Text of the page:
Keynan Middleton injury gives Yankees prospect Matt Krook well-earned redemption shot

Krook's first go-round did not go well. Now, he gets a low-pressure shot for a team that's rolling.
New York Yankees v St. Louis Cardinals - Game One
New York Yankees v St. Louis Cardinals - Game One / Dilip Vishwanat/GettyImages

In an unprecedented development that will shake the foundation of the baseball landscape, one of Brian Cashman's trade acquisitions has reached the injured list about a month after being acquired by the Yankees. This has never happened before.

This time, it's reliever Keynan Middleton, who was the lone big-league addition at this summer's bizarre-as-hell trade deadline. Spencer Howard, who was added at the minor-league level, is also injured and has been released.

Middleton's shoulder inflammation (entering free agency) can't be easily pinned to Cashman's ledger, but when something is a four-year pattern, it's hard not to roll your eyes out of your head, watch them drop onto the hardwood floor, then be diagnosed with some form of eyeball shoulder inflammation. Luckily (for everyone but Middleton), there's a Yankees silver lining this time around.

Matt Krook, the left-handed reliever/starter hybrid who starred in 2022 and seemed poised to grab a role out of the bullpen in spring training this season, has been recalled for an exciting go-round with the Kids this September. The only downside? He'll once again likely have to make an appearance at Fenway Park, the personal house of horrors where he watched his debut fly off the rails and run over those loose eyeballs.

Yankees lefty Matt Krook gets another chance at life in the bigs

Don't worry, Matt. We all hate Fenway.

Krook's MLB debut came in Boston on June 16, a date that will live in infamy and featured Domingo Germán, two starts before his perfect game, getting every single one of his doors blown off. In a tone-setter game that helped foster a three-game Red Sox sweep, Krook entered a 5-1 contest with runners on second and third and nobody out. One run felt assured. Two runs would be understandable. The game was nearly over, anyway, unless the Yankees' then-putrid offense could mount a 6-1 comeback.

Krook recorded the first out without a run scoring, inducing a Triston Casas groundout. Josh Donaldson then cut down a runner at the plate on a fielder's choice, keeping everyone's ledger clean. One more out to go ... and it took a while. Pablo Reyes hit a soft grounder to Donaldson, which he bobbled and tossed to second ... in time to cut down a leaning runner, even though that did not happen. The tag was bad. Everyone was safe. The ball was ruled a hit, but if Donaldson was as excellent on defense as the narrative claims, he would've made the play. Then, all hell broke loose.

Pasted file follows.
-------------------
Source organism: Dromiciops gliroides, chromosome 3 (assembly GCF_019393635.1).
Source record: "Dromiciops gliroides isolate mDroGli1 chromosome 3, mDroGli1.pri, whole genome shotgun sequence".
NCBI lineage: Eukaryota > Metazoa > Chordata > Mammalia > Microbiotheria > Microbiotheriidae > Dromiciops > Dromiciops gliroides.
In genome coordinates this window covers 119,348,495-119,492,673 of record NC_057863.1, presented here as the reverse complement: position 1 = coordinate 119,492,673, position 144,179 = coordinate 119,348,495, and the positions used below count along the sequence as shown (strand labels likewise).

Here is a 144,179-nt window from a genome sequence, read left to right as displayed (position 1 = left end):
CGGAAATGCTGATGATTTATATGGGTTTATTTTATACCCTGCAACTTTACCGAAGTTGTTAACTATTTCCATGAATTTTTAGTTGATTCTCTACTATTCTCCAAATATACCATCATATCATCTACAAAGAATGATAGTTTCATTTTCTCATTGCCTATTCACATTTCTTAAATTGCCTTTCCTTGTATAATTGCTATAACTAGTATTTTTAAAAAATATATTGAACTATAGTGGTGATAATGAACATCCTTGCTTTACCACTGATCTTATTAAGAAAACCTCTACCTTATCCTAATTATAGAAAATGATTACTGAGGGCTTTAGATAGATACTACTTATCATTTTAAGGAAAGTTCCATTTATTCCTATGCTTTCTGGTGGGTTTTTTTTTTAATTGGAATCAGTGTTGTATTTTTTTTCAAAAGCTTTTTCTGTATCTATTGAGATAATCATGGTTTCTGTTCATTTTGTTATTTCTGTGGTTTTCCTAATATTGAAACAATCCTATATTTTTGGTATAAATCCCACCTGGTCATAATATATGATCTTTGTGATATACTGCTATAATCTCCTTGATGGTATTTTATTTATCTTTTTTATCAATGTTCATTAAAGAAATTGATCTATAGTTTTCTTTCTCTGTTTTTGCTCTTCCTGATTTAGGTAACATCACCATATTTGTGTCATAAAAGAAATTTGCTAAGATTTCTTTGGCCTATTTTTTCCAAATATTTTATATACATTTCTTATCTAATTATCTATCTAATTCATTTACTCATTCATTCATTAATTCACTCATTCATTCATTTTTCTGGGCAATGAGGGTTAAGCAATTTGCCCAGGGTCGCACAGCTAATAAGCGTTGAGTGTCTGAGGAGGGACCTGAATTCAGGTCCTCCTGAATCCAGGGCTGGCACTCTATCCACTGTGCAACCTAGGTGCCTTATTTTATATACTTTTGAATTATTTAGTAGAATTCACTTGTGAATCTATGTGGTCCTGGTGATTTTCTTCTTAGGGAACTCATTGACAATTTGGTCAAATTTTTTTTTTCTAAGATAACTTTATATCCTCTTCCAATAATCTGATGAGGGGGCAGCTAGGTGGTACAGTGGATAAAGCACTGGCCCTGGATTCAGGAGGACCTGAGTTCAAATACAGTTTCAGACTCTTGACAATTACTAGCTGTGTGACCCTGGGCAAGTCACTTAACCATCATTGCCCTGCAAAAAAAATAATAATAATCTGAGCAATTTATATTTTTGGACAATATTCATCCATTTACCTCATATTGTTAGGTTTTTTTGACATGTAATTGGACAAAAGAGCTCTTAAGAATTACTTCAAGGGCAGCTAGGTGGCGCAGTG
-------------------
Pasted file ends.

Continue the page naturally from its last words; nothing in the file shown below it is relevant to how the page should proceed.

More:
Another grounder to (a man we now know was concussed!) Anthony Rizzo went for an "infield single" on another questionable play. Justin Turner cleaned up the runners with a grand slam. Krook recorded the final out, then lasted another two-thirds of an inning before Albert Abreu beefed some more stuff and the Yankees lost 15-5. Now a sacrificial lamb in the dugout's eyes, Krook received just one more chance (1.1 innings, 3 walks, 2 earned runs in another lost game in St. Louis) before being demoted.

Between that rapid descent and his September rise, though? Krook was in flames at Scranton, after returning from a mysterious IL stint. All told, he has a 0.92 ERA in the minors this season, striking out 49 men in 29.1 innings pitched. Walks have still been a bugaboo (20), but his WHIP has remained a pristine 0.95 because he's allowed single-digit hits this season (8). He's hell on lefties; in 11.1 innings against them this season, he's yet to allow a single one of those hits, walking 12.

Krook has a chance to contribute to next season's bullpen, while Middleton likely doesn't, a Cashman folly for another column. The circumstances of his ascent and the Fenway-flavored timing are a bummer, but now another Yankees yute (the YES Network's term, not mine) has a chance to carve out a role in the "next generation," which might be assembling sooner than we expected. It's a good thing the Yankees figured out a way to get the 28-year-old rookie back on the roster before spring competitions begin in earnest again next year.